I attended the University of Michigan in the 1970’s (like, before indoor plumbing). I joined a campus ministry that emphasized community, worship, and outreach.
It was a great group. About one hundred and fifty of us sacrificed to live in the dorms all four years for the sake of outreach—and believe me, living in those dorms was a sacrifice. We roomed with, did laundry with, and shared meals alongside nonbelievers.
Our outreach efforts focused on evangelizing leaders in our dormitory halls. We thought that if these naturally-born leaders accepted the gospel, they would invite friends and become leaders in our ministry.
So we purposely befriended honors students, sports team’s leaders, those in pre-med and pre-law, or any natural influencers we met in classes and the cafeteria.
I’m ashamed to admit, we called our strategy, Selective Evangelism.*
What was the result?
Let’s put aside the obvious Biblical flaws with our strategy (man looks on the outside while God looks on the inside). What culture did Selective Evangelism create?
The leaders we cultivated were innately disciplined: it takes self-will to excel at academics and sports. When these leaders joined us, they brought their native self-control to Christianity, and they created a culture of discipline.
This discipline helped thousands of students over the years. They ordered their lives with better study habits, regular prayer times, and personal integrity. Prayer, grades, and morality improved across the board. Who could argue with that?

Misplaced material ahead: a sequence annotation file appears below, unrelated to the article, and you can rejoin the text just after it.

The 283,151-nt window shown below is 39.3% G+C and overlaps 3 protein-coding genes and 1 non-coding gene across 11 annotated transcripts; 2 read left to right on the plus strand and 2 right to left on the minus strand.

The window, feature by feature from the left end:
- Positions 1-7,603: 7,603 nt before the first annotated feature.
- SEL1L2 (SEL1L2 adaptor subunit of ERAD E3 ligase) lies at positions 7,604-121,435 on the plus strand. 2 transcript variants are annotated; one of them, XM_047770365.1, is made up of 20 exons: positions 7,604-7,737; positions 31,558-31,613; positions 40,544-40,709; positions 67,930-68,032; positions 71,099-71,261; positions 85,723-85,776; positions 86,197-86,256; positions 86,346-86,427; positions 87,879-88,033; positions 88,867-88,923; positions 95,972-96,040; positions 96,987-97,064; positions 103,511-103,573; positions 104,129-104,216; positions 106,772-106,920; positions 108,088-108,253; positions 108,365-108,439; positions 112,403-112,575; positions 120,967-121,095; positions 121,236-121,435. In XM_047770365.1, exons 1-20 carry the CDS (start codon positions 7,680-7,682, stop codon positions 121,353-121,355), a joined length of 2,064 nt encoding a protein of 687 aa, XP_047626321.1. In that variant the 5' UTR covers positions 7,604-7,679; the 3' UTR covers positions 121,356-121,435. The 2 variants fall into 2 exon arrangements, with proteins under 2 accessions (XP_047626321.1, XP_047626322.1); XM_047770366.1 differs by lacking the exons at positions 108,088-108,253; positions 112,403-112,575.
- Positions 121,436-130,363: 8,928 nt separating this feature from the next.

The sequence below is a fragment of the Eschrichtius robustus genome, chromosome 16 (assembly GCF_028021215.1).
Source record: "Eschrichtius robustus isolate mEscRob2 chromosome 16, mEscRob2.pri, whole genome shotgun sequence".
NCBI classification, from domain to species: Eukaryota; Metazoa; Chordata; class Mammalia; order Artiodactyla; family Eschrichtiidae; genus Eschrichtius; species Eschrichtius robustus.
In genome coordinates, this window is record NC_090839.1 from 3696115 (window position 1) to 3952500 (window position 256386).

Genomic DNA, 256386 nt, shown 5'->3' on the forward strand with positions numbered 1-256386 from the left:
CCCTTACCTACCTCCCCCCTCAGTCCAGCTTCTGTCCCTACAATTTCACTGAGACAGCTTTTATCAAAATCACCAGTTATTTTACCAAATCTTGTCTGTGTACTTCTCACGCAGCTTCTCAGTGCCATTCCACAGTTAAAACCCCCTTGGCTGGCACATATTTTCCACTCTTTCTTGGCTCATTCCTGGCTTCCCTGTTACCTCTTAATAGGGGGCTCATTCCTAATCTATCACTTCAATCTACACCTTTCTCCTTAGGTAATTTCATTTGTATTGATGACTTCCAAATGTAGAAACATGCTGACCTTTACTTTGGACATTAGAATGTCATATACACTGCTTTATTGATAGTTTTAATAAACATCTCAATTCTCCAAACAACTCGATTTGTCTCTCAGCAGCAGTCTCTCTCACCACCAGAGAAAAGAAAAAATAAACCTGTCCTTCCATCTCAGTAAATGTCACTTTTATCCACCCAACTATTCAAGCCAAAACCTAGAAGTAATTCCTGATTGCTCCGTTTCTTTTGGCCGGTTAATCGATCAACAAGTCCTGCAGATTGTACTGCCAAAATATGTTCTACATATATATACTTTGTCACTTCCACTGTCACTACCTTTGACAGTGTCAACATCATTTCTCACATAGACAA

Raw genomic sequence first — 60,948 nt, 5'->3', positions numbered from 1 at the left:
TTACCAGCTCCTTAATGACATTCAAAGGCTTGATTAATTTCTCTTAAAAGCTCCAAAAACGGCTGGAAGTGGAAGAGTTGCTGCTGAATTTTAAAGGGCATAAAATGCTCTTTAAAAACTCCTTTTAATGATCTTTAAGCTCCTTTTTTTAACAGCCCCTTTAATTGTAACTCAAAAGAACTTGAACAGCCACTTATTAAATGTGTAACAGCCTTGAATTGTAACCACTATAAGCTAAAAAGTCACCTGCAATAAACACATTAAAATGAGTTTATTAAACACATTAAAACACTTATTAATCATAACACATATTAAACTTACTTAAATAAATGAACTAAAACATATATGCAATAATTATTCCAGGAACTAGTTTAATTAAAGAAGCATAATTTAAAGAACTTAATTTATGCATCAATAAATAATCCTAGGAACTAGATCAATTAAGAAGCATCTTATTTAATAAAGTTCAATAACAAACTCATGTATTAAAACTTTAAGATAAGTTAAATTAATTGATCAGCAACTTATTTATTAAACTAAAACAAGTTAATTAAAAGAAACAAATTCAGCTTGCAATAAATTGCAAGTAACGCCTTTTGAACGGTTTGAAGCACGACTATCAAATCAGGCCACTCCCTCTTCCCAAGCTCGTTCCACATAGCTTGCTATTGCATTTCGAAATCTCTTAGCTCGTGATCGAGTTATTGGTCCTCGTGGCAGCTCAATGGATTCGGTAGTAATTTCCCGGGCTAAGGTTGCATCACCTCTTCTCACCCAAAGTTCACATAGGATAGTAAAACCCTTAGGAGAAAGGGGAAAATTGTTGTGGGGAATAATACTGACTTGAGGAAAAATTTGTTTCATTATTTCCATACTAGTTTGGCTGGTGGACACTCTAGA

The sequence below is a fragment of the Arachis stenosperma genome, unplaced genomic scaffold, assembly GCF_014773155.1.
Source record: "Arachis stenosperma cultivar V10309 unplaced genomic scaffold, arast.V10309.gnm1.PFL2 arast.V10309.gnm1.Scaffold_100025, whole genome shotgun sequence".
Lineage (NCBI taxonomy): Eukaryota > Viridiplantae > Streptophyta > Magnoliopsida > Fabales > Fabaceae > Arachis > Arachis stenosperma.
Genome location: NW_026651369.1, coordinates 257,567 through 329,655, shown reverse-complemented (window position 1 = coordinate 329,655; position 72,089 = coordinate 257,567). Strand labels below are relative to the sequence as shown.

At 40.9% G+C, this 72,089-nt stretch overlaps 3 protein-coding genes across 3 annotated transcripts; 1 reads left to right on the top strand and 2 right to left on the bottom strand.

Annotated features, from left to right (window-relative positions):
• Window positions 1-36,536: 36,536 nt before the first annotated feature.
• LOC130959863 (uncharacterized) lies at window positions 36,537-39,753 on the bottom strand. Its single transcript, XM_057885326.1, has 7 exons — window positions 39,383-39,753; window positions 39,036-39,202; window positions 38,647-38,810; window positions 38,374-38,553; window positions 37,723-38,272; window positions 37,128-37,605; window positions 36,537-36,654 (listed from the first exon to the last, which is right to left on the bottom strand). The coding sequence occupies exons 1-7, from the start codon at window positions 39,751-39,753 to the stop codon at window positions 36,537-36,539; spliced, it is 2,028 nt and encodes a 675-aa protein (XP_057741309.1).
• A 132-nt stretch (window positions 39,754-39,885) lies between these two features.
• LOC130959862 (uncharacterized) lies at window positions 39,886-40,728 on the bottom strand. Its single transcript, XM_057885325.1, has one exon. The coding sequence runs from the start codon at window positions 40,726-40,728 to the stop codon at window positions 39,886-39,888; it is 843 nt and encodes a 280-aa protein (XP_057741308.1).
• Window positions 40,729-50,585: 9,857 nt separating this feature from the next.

But it also created a culture of compliance, a peer pressure of willpower. Little by little, tips and techniques for personal discipline became rules and regulations for conduct.
And the culture of compliance birthed a society of secrecy. Our leaders were so good in their personal order that it was a little embarrassing for us to admit neglecting—for the eleventh time this month—to take a prayer time.
Letting God Be the Sun
In our spiritually immature, surface-level insight, we wouldn’t have selected runt-of-the litter David to befriend, we would have chosen his strapping brothers; we wouldn’t have chosen cowardly Gideon, or beauty-queen Esther, or tax-collector Matthew.
Perhaps we would have chosen Paul (if we had the guts to face imprisonment and stoning). But Paul himself criticizes his incredible self-discipline and morality. He says, “Whatever gain I had, I count as a disadvantage.”
Paul is saying, “I used to be hyper-orderly and manically-moral; and now I think all that natural aptitude worked against me. It’s just dung.” What brought Paul to his disregard for natural gifting? It’s called supernatural conversion.
Paul knew that star athletes are often the worst coaches. God chooses people his divine glory can shine through, unobstructed by their flesh.
Let’s all become super-natural leaders
It is fine—good even—to bless others with our innate gifts. If you were born with perfect pitch, make beautiful music, but let’s not force others to write a symphony. Though perhaps we can help them harmonize.
Their best harmonies, though, will come when God exhibits himself in their lives, and his life brings life to others, including to us.
If we are born smart, people will want our brains in their lives. If we are born timid, and God gives us supernatural courage, people will want more of God.
Let’s choose a life God shines through, not one that glorifies our natural selves.
* But God was at work in this ministry. Selective Evangelism was discontinued, and the organization publicly repented. That humility takes super-natural heart change.
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